Conservatives and atheists are again fighting over whether children in government-run schools should be required or encouraged to say the modern version of the Pledge of Allegiance, which includes the phrase “under God.” (As originally written, the Pledge did not contain that phrase.)
As Bobby Eberle reports for GOPUSA, an atheist family is suing the Matawan-Aberdeen Regional School District in New Jersey because the school by default requires students to say the Pledge. (Students may refrain from saying the pledge if they have “conscientious scruples against such pledge or salute,” according to New Jersey statutes.)
Eberle is incensed by the lawsuit; he writes, “It’s time we [conservatives] all stood up for what we believe in and not let some fringe group push us around.”
Contrary to Eberle’s remarks, the problem is not that atheists are pushing around Christians—or vice versa. The problem is that government is pushing around everyone.
In New Jersey and around the country, government forces atheists as well as religionists to finance government-run schools—a violation of people’s rights to decide how to use their wealth.
When government forces atheists to finance schools that require students to pledge allegiance to a nation “under God,” that not only violates the rights of atheists to spend their wealth as they see fit; it also violates their rights to abstain from supporting beliefs with which they disagree.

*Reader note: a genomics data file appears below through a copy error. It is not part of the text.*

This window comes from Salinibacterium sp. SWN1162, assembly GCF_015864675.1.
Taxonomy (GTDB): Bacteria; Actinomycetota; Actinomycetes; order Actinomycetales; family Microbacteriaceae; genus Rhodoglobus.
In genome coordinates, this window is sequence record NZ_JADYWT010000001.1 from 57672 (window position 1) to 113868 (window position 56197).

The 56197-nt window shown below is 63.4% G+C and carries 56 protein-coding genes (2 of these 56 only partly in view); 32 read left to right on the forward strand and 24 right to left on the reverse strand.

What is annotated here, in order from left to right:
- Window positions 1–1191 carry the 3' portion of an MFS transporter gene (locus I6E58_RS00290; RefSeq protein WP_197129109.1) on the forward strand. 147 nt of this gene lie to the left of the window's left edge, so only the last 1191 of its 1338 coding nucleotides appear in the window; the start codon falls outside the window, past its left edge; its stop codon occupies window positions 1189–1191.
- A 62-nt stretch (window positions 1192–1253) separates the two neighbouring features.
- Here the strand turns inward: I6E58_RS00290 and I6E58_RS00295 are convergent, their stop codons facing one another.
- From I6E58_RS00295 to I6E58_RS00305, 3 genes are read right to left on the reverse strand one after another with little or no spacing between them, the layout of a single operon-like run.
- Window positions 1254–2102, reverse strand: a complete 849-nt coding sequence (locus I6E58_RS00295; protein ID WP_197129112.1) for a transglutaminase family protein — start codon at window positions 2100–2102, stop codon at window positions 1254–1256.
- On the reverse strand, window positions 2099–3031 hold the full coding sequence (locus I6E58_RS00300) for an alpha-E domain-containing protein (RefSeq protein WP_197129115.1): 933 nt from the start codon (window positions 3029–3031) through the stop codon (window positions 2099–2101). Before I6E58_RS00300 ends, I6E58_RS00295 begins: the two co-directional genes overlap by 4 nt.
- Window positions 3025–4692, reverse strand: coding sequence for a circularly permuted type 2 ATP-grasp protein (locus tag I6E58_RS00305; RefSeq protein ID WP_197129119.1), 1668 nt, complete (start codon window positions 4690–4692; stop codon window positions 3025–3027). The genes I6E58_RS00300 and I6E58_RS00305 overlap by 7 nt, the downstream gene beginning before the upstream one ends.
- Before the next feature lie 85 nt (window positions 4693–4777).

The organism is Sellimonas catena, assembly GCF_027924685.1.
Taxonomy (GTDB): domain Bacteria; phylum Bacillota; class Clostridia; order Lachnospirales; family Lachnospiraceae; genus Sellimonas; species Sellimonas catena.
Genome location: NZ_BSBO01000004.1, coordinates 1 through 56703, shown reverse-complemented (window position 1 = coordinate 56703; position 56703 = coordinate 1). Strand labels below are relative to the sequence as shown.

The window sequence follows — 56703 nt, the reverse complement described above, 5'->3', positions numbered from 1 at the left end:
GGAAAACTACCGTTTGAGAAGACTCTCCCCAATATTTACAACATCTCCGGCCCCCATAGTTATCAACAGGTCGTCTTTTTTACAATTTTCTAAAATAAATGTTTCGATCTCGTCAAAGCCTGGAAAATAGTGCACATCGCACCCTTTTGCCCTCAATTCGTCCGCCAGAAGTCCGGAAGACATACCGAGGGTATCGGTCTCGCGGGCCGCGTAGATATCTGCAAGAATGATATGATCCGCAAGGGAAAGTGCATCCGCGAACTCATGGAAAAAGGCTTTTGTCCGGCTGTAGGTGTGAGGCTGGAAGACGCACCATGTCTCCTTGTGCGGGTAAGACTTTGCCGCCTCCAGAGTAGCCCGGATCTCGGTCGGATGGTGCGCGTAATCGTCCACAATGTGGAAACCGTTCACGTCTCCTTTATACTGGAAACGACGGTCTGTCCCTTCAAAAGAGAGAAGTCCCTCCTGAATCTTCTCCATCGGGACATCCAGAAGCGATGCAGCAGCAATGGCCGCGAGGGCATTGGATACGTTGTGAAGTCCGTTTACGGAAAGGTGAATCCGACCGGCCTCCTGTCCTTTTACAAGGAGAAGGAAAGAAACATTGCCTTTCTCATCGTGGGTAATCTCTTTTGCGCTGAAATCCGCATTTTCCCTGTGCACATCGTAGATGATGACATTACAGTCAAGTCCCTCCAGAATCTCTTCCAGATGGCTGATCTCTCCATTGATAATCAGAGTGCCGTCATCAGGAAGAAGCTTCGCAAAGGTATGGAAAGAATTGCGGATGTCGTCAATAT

Likewise, when government forces religionists to finance schools that purge religion from the curriculum, that act violates their rights.
Government-run schools are inherently rights-violating. So long as they exist, they will create unending conflicts such as the one over the Pledge. The fundamental problem is not that the “wrong” faction controls government-run schools; the problem is that government-run schools exist.
The solution consistent with individual rights is neither to force students to pledge allegiance to a nation “under God” nor to forbid them to do so. Rather, the solution is to get government out of education altogether and leave private schools to establish their own policies on such matters. Then parents could send their students to the schools of their choice, and people could finance the schools of their choice (if they wished to do so). The solution, in short, is liberty.